The Movie Waffler Blu-Ray Review - PARENTS (1989) | The Movie Waffler

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Blu-Ray Review - PARENTS (1989)

parents 1989 movie review
A young boy suspects his parents of cannibalism.


Review by Eric Hillis

Directed by: Bob Balaban

Starring: Bryan Madorsky, Randy Quaid, Mary Beth Hurt, Sandy Dennis, Juno Mills-Cockell

parents 1989 movie blu-ray





Drawing on David Lynch's Blue Velvet and 1950s paranoia sci-fi thrillers like Invasion of the Body Snatchers and (especially) Invaders from Mars, Bob Balaban's black comedy horror Parents peers into the basements of '50s suburban America, and more specifically, into the giant freezer units found within.

parents 1989 movie review


In his one and only screen role, Bryan Madorsky is 10-year-old Michael Laemle, a shy, gangly kid who has just moved to a new suburb with his parents, Nick (Randy Quaid) and Lily (Mary Beth Hurt). Bryan enrols in a new school and is taken under the wing of precocious pupil Sheila (Juno Mills-Cockell), as odd in her own extroverted ways as Bryan is in his introverted self. Nick takes a job at Toxico, a chemical plant developing the sort of weapons that will decimate South East Asia in the following decade. And of course, Lily stays home and maintains the family's new home, which resembles the set of I Love Lucy, if that sitcom had been sponsored by IKEA.




Like any sensible kid, Bryan has a healthy mistrust of his parents, who fill his dinner plate every evening with racks of succulent mystery meat. Bryan shuns the food, wary of how his mother vaguely calls it "leftovers" whenever he enquires to its origin. One night Bryan leaves his bed and is horrified to discover his parents engaged in what appears to be some sort of sex act, their bodies smeared with blood. Bryan begins to suspect the meat his parents attempt to ply him with may be of human origin.

parents 1989 movie review


Parents received poor reviews on its 1989 release but has developed a cult following since. Had it been released a couple of years later it may have fared better, given its aesthetic and thematic similarities to Twin Peaks, the show that had cult movie fans tuning into prime time network TV every week to watch David Lynch and Mark Frost dig up the turf on the lawns of suburban America in similar fashion. Bryan's dream sequences and the use of staggered slow motion feel like they've been lifted directly from Lynch and Frost's show, though of course both went into production concurrently. Balaban even hires Lynch's regular composer Angelo Badalamenti to score his film's more nightmarish moments, and at points you might find yourself wondering when an owl is going to fly across the screen.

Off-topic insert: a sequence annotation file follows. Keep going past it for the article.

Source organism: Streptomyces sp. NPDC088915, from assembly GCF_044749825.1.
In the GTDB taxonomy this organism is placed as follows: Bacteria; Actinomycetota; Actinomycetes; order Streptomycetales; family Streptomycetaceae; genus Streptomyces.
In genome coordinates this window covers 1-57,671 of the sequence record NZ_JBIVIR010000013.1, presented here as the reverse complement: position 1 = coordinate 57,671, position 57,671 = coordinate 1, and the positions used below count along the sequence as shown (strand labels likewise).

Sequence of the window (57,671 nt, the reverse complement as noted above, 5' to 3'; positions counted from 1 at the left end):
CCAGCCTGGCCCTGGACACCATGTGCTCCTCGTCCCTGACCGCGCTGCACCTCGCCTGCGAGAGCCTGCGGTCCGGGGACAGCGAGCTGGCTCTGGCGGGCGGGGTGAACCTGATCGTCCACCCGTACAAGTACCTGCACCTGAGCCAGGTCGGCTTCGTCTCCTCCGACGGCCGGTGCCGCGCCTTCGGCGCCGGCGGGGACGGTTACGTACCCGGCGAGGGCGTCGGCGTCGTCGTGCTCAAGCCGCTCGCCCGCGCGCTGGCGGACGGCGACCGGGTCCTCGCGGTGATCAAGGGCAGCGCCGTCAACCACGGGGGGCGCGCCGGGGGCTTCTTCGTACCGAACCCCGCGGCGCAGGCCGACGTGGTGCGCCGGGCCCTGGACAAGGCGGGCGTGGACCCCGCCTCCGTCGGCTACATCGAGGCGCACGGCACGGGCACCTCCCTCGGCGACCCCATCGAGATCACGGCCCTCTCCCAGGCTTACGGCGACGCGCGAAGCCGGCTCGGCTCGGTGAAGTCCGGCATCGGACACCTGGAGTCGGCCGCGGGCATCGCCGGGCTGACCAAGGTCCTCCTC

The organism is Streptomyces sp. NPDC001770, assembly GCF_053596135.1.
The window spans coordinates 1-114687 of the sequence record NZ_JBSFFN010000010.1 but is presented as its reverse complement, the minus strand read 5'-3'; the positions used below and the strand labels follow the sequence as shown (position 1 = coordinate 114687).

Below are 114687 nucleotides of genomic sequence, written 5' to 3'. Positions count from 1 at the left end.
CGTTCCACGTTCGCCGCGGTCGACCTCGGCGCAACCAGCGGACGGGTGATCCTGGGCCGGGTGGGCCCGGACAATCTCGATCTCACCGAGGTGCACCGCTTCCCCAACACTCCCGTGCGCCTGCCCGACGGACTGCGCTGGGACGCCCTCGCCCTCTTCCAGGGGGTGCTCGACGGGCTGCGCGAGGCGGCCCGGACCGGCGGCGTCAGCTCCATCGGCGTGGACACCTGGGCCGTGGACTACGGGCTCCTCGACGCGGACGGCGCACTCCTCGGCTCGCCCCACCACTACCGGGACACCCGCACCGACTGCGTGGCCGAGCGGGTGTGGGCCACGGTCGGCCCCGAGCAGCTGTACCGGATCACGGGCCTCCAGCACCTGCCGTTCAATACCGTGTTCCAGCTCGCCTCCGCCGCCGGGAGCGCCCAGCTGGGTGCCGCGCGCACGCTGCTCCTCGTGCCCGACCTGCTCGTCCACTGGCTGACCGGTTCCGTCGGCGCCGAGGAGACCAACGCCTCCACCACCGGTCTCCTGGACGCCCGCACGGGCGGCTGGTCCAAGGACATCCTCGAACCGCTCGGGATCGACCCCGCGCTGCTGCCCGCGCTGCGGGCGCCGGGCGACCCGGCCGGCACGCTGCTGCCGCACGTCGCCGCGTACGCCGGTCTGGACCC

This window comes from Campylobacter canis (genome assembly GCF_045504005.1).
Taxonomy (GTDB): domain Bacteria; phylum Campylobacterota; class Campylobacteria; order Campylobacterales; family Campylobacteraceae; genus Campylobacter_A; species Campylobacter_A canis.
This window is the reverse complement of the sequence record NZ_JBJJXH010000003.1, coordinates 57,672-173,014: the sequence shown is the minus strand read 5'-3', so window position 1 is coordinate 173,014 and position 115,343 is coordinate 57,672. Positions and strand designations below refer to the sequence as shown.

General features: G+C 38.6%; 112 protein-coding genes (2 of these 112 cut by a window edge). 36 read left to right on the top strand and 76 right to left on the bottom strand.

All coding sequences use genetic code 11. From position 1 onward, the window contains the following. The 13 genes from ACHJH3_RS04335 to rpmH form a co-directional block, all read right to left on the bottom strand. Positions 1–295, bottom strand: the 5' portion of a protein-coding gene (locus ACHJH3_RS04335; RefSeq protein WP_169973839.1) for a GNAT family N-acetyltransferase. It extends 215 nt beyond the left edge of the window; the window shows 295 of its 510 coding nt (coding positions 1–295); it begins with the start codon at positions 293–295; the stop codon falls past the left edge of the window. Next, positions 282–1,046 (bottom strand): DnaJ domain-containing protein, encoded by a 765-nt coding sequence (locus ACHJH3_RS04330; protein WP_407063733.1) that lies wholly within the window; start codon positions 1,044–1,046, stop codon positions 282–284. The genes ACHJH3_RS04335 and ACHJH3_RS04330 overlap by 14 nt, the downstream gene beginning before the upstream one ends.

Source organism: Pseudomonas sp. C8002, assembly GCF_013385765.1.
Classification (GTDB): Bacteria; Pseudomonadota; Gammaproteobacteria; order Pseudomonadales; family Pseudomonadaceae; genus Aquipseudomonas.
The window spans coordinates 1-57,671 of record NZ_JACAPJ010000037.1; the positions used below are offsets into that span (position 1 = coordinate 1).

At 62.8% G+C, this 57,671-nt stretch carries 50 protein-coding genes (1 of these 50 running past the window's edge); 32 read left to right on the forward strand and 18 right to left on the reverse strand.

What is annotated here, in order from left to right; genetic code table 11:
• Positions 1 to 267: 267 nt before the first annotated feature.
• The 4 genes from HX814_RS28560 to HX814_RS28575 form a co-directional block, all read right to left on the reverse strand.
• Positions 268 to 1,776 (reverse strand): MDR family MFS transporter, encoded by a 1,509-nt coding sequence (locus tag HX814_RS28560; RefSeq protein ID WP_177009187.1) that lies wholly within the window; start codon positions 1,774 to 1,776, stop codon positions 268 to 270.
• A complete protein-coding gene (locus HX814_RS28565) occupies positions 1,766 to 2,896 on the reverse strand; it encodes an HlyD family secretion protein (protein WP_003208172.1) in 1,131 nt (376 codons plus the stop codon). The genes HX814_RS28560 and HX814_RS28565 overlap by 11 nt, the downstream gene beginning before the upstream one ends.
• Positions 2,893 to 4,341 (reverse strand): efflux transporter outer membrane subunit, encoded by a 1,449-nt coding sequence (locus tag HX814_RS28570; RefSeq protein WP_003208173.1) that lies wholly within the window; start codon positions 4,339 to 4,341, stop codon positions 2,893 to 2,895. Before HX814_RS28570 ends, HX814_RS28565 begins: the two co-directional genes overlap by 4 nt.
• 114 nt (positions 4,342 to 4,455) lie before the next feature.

Visually, Parents is a striking debut for an actor turned director. Balaban and cinematographers Ernest Day and Robin Vidgeon pull off some camera tricks that are especially impressive for a movie from the pre-CG age. At one point the camera pulls back through the Laemle's basement and continues retreating backwards through an air vent in a sort of reversal of the famous final shot of Antonioni's The Passenger. A dinner table interrogation of Bryan by his parents sees Balaban mount the table on a carousel, the room slowly spinning in the background making the scene all the more unsettling. The garish production and costume design adds to the general feeling of sugar rush nausea.

parents 1989 movie review


While Parents didn't deserve its original critical shunning, I'm not sure it's worthy of its subsequent cult status. Christopher Hawthorne's script never quite mines the scenario for its true satirical potential, and it takes too long for the film to put Bryan in any real peril. The cast is excellent all round, from Quaid's boorish portrayal of a conservative father who feels he has nothing in common with his weird son, to Sandy Dennis's quirky school psychologist (though her post-hippy character feels very at odds with the '50s setting). It's young English actress Mills-Cockell who steals the show however, and the scenes between the insular Bryan and the oddball Sheila provide Balaban's film with its most charming moments. But you get the impression the cast is working overtime to make up for a rather bland script, which ultimately climaxes in a sub-standard post-Shining stalking sequence before resolving with a final gag that suggests the slight story may have worked best as an episode of a horror anthology show.
Extras:

A commentary with director Bob Balaban and producer Bonnie Palef; isolated score selections and audio interview with composer Jonathan Elias; interviews with screenwriter Christopher Hawthorne, director of photography Robin Vidgeonactress Mary Beth Hurt and decorative consultant Yolanda Cuomo; original trailer; radio spots; stills gallery.

Parents is released on blu-ray as part of the Vestron Collector's Series 25th February.


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